Condiment Recipes

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Thanksgiving Cranberry Sauce with Kumquat and Jalapeno Recipe

We make cranberry sauce for Thanksgiving every year, and every year at the end of the meal there's a bowl full of cranberry sauce left-over. It's not that we don't like cranberries; they have a great flavor that I make user of in stuffing, cakes and drinks. Cranberry sauce, though, is a bit one-dimensional, so I've been on a quest to come up with a version that is more food than Thanksgiving table ornament.

After several trials, I think I've come up with some small additions to a traditional cranberry sauce recipe that really give it new life. I added roasted and chopped jalapeños for a little heat, kumquat zest for a touch of citrus, and brown sugar to mellow out the sweetness with hints of caramel. I knew I was on to something because Lulu was eating it all by itself!

If you're like me and the idea of cranberry sauce has been more appealing than the reality, I can tell you that with a few simple modifications you may actually come to enjoy some cranberry sauce with your turkey.


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Vegetarian Gravy for Thanksgiving Recipe

I personally love homemade turkey gravy with all the caramelized bits and drippings of the roasted turkey, so I was a bit skeptical when Lulu asked me to try his vegetarian miso gravy recipe. I couldn't believe that it would have the complexity of flavors that are present in traditional giblet gravy, but to my surprise, it was absolutely delicious. 

Miso is fermented soy bean paste, and it imparts a strong, earthy flavor to the gravy. For additional flavor I added fried onions and chili flakes. Butter and a touch of heavy cream created a rich texture.

Even if you don't have a gaggle of vegetarians in your house as I do, it's worth trying out this recipe.

Gravy for Vegetarian Thanksgiving


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Cucumber Dill Salad with Tzatziki Dressing Recipe

I wanted to prepare a simple salad for dinner this evening, so I made a cucumber salad with a really easy to make tzatziki dressing.

Prepping the cucumber takes only a few steps. I wash, chop, salt and pat dry the cucumber slices and they're good to go. The tzatziki sauce is made of dried mint, dill and yogurt and is seasoned with salt and pepper. If you want to make it extra rich, you can add some sour cream or crème fraîche. Mix them together and you're ready to serve. That's it. Easy never tasted so good.


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How to Make Harissa Recipe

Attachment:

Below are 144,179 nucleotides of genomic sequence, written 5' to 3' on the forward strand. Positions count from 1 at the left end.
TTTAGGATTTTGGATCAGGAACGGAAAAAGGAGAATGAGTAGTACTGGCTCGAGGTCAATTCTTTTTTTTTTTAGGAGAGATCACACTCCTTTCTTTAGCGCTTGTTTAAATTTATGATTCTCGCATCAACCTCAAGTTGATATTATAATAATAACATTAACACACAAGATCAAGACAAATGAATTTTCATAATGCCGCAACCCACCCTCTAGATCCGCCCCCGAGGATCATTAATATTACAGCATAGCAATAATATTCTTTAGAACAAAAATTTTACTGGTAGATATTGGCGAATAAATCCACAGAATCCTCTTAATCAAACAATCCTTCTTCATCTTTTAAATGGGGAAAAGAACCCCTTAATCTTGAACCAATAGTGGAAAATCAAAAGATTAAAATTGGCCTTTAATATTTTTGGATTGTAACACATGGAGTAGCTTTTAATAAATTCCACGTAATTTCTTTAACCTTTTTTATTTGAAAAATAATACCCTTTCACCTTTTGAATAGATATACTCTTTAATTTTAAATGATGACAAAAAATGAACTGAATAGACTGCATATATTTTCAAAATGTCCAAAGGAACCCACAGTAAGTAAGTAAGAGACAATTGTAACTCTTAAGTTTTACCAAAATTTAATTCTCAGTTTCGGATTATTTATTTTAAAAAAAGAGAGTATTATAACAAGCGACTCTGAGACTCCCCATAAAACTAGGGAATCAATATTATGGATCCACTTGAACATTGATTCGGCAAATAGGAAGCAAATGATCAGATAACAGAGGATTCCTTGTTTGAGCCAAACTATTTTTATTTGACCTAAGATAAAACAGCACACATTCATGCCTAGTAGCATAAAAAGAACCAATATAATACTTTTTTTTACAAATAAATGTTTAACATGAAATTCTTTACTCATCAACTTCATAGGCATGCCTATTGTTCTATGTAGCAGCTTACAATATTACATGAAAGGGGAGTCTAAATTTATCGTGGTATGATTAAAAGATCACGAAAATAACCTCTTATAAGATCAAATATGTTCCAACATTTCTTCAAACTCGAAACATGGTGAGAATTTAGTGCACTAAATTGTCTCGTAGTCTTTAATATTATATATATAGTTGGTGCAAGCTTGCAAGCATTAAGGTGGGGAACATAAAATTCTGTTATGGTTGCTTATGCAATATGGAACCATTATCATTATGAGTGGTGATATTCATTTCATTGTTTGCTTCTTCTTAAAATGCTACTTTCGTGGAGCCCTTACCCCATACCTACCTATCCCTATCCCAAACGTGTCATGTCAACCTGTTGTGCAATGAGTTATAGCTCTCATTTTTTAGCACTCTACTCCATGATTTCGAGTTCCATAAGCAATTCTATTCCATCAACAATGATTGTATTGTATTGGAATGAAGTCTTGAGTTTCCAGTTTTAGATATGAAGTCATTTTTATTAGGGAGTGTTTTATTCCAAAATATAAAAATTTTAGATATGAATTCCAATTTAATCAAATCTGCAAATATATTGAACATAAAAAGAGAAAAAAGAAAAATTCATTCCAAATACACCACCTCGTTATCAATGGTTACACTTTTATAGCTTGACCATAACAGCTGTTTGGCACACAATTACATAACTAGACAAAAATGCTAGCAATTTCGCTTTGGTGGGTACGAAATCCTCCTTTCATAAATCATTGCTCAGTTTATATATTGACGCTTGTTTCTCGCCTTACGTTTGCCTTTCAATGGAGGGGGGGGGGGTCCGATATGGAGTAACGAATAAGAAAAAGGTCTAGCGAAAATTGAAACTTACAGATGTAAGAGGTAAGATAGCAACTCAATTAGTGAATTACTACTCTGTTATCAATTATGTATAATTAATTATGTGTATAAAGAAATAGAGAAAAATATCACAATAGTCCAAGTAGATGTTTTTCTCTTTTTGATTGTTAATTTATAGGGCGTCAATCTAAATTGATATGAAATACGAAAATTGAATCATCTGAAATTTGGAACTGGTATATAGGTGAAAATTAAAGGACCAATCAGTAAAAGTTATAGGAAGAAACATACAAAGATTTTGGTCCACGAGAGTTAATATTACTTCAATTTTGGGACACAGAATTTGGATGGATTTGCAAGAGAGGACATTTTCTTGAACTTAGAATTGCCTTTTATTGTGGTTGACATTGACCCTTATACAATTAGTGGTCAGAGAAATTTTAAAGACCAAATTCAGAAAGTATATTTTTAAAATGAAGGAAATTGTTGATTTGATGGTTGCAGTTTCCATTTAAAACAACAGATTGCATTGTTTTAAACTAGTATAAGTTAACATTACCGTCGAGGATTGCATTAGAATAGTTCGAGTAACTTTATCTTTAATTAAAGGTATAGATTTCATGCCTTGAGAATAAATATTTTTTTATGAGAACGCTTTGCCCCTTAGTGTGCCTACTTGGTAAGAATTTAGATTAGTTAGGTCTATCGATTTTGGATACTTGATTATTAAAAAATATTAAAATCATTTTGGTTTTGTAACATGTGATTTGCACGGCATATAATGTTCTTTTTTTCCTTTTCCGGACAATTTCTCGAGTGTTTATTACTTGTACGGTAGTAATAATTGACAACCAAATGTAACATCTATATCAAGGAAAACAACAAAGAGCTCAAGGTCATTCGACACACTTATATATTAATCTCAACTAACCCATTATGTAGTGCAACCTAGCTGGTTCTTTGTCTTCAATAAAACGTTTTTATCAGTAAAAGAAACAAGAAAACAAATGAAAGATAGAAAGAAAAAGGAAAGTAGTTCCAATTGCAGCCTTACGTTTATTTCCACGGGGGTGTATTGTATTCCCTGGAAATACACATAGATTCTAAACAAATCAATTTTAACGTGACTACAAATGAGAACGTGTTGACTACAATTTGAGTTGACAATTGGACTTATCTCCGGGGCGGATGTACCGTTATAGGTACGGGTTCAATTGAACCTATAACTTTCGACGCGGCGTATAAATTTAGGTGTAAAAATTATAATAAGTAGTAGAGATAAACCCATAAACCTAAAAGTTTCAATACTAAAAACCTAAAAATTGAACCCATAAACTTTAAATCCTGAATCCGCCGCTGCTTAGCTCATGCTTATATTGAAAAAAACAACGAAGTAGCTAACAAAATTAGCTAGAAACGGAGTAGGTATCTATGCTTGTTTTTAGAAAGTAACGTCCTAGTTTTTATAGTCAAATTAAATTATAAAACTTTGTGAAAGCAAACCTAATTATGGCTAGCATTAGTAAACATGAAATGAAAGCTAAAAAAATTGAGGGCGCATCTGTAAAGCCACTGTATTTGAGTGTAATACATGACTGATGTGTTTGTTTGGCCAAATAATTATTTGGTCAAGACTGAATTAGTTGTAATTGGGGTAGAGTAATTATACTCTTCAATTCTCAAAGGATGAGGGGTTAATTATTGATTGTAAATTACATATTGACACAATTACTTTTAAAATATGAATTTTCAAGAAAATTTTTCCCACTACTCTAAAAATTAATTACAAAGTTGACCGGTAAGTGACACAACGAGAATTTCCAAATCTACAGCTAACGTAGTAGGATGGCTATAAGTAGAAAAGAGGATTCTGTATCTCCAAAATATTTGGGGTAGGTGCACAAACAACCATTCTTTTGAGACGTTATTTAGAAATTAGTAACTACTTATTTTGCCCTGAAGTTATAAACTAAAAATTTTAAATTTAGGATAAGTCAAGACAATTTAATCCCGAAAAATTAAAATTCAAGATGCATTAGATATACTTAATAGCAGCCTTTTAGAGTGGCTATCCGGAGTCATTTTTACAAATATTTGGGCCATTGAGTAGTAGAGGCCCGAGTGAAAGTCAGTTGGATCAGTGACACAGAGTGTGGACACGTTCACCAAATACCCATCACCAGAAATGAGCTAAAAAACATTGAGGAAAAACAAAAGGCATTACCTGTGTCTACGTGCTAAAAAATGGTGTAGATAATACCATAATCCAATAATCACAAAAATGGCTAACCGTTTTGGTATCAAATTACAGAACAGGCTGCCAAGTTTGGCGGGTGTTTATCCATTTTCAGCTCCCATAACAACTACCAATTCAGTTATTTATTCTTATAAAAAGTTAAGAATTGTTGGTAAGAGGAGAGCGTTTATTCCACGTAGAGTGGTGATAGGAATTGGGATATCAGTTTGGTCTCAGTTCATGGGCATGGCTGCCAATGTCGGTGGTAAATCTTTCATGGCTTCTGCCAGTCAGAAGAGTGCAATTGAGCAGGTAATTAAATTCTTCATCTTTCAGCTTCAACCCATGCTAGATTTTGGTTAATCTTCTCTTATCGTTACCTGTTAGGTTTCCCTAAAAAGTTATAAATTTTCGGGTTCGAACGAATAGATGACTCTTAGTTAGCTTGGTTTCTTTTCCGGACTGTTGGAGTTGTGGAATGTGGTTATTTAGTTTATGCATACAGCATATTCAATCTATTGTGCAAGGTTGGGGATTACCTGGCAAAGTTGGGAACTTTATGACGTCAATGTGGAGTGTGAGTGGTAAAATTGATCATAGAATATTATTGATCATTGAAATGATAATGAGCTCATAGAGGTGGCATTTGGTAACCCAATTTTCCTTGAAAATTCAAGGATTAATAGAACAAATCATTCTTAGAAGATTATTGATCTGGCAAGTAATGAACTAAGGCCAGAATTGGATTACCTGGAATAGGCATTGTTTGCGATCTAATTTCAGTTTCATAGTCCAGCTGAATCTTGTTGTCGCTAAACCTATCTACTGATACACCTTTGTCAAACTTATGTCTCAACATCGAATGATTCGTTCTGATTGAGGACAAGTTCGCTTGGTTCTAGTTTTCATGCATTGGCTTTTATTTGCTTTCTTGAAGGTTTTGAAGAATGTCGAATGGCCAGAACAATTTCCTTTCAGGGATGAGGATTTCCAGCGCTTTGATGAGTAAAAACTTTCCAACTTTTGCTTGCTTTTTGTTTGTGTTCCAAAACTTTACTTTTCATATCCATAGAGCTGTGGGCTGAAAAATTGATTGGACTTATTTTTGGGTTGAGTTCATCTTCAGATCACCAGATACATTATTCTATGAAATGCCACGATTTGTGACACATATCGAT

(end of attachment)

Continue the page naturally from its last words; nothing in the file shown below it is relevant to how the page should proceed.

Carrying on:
How to Make Harissa

10.17.09 by Jackie

Harissa is a spicy paste that is used as a condiment in Northern African cuisine. I was first introduced to harissa when I was in elementary school.

I had a friend named Inès, who was of Tunisian decent. I went over to her house one day and I remember we strolled into the kitchen and she pulled out a jar filled with a dark red paste. She dared me to spread some on a piece of baguette and have a taste.

Of course, I accepted the challenge, and oh boy was it spicy! I don't really eat hot chiles, and I could barely handle it. The harissa did have an amazing flavor though, and after a tall glass of milk to soothe my taste buds, I went back for more.

When it came to eating harissa, I was definitely a lightweight compared to Inès and her family. I could barely handle a few bites, but they ate it the way Italians consume balsamic vinegar and extra-virgin olive oil.  Harissa was eaten with bread as a starter, and mixed with meat and vegetables for main course.

Harissa is not only versatile, but also very easy to make. The main ingredients are garlic, and of course, dried red chiles. The final ingredient is time. Like cheese, the longer you wait, the stronger the flavors get and the yummier it is. So prepare a jar this weekend, and you'll be well on your way to making amazing North African dishes.


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Indian Cherry Chutney Recipe Recipe

Indian Cherry Chutney Recipe

08.14.09 by Jackie

Chutney is an Indian condiment that's used to add more flavor to main courses. Chutneys can be sweet, savory, sour or spicy and are often a combination of the four.

The kids went cherry-picking recently. After "pigging out" on their haul, all that was left was about a quart of fairly unattractive cherries. They were too smushed for a pie or a tart, but I was determined not to waste them. It occurred to me that a chutney might be an excellent use for them. Cherries have a sweet and sour flavor that matches perfectly with the spices commonly found in chutneys. In fact, one of my father-in-law's favorite chutneys is made from raw mangoes. Unlike the chutney that's made from ripe mangoes which is very sweet, the raw mango chutney is more tart, while still maintaining some fruitiness.

This chutney would be the perfect accompaniment to lamb, goat or poultry but since there are so many vegetarians in my house, I decided to serve it with some fried tofu. They don't even know what they're missing!


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